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Eur J Immunol. 1993 Jul;23(7):1494-500.

Pathogenesis of the toxic shock syndrome: T cell mediated lethal shock caused by the superantigen TSST-1.

Author information

1
Institute of Medical Microbiology and Hygiene Technical University of Munich, FRG.

Abstract

The pathogenesis of the toxic shock syndrome (TSS) is only incompletely understood. We now present evidence that TSS toxin-1 (TSST-1), one of the superantigens produced by Staphylococcus aureus, induces lethal shock in D-galactosamine sensitized mice. In this model TSS is dependent on T cells, since cyclosporin A (CsA) completely blocked development of shock, and since T cell-deficient SCID mice did not show signs of disease upon injection with TSST-1. However, SCID mice repopulated with T cells succumbed to lethal shock. The disease is characterized by a burst of lymphokines like interleukin-2 (IL-2) and tumor necrosis factor (TNF) released into the sera of TSST-1-treated animals. Already 1-2 h after TSST-1 application TNF serum levels peaked and IL-2 levels peaked around 4 h after treatment. TNF appears as key mediator of TSS, because anti-TNF monoclonal antibodies protected TSST-1-challenged mice. Interestingly, the burst of TNF in serum was noted well in advance of detectable markers of T cell activation. Thus, about 5% of all peripheral T cells started to express the IL-2 receptors as late as 4 h after treatment. Comparing TSST-1- and endotoxin-induced shock we conclude that TNF effects shock in both diseases. However, the type of cells involved appears distinct in that T cells cause TSS triggered by the exotosin TSST-1 while macrophages mediate the shock induced by endotoxins.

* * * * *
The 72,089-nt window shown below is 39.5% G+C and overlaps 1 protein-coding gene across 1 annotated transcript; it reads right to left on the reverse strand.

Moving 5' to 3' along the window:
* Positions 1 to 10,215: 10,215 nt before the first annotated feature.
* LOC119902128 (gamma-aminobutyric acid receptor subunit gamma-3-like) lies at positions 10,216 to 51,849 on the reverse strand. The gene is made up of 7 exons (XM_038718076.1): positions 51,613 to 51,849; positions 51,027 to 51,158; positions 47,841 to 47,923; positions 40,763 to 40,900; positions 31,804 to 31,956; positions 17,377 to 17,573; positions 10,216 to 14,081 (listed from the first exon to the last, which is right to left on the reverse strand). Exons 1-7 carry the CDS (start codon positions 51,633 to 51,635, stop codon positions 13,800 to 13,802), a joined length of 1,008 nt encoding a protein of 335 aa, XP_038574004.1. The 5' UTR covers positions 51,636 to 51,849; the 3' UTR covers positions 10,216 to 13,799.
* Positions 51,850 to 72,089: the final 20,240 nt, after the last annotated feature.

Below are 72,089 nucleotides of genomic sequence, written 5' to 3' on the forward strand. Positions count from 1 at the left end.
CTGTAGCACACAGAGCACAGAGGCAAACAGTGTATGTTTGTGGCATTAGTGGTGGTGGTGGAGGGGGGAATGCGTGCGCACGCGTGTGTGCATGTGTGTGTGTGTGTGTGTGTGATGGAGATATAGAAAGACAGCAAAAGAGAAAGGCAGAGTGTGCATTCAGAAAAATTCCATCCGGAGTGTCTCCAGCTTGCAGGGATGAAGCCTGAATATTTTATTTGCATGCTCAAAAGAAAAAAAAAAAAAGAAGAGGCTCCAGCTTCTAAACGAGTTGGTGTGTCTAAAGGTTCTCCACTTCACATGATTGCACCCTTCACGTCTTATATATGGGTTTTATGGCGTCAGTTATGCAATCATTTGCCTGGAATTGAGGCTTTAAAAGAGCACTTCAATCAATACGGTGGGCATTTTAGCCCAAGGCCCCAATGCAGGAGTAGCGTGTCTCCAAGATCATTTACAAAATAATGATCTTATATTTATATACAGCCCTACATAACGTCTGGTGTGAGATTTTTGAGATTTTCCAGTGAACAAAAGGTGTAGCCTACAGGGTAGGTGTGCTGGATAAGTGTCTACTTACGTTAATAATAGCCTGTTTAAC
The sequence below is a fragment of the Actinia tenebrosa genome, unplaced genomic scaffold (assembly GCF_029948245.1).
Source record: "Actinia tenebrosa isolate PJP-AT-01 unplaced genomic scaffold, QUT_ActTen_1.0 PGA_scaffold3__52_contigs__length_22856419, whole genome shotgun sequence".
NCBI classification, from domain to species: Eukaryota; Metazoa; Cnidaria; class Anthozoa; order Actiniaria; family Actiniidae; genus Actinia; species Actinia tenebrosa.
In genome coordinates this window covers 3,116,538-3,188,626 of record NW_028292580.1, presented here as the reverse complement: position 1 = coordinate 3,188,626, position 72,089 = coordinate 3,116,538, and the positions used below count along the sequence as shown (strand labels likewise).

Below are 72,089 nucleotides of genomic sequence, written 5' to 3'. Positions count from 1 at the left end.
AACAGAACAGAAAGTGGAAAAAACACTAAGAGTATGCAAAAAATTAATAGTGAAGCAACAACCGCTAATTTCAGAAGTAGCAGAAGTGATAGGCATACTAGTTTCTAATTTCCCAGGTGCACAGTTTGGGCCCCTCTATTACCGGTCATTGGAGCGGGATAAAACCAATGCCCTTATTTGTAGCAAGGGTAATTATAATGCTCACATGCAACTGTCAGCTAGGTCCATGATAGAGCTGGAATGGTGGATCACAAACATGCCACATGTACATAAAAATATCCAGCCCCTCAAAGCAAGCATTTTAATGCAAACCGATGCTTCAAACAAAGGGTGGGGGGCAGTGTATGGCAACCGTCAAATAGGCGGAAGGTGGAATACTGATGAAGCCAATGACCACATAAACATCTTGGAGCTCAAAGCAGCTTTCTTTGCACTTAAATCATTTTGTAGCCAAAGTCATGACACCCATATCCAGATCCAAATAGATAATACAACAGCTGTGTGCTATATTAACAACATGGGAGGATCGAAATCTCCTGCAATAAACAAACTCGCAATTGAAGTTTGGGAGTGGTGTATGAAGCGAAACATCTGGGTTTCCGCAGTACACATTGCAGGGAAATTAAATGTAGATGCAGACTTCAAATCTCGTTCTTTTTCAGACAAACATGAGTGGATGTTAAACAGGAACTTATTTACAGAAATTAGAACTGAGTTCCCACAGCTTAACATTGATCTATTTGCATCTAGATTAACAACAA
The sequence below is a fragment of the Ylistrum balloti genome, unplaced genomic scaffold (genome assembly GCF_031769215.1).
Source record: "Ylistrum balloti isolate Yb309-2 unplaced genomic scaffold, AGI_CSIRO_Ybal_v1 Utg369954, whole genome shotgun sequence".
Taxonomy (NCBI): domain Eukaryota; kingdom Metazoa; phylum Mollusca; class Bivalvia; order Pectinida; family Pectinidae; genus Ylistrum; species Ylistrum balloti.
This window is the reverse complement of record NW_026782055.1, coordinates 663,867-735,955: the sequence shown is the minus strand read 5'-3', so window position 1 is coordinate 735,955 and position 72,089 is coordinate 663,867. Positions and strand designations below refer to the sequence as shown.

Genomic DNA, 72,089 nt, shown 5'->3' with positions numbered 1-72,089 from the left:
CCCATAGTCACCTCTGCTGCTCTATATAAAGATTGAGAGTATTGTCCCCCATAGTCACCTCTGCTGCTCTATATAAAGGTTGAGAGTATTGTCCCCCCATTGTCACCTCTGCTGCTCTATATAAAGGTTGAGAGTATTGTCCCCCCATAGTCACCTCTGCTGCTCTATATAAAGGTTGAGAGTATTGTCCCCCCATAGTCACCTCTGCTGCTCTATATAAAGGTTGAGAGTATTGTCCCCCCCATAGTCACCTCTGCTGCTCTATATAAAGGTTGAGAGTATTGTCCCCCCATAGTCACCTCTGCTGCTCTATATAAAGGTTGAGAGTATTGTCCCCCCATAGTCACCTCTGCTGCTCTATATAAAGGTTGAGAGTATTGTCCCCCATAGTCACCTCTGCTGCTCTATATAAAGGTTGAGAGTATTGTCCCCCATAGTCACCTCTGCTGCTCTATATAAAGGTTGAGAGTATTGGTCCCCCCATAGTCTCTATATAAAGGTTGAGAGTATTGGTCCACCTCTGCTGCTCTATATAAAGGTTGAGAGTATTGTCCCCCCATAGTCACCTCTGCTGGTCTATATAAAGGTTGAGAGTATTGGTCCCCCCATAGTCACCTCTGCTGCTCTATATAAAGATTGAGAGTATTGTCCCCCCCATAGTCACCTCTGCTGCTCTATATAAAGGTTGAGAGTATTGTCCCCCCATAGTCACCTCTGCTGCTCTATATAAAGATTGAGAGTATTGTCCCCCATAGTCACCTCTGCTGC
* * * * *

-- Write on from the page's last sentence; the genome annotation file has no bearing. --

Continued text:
PMID:
8325325
DOI:
10.1002/eji.1830230715
[Indexed for MEDLINE]

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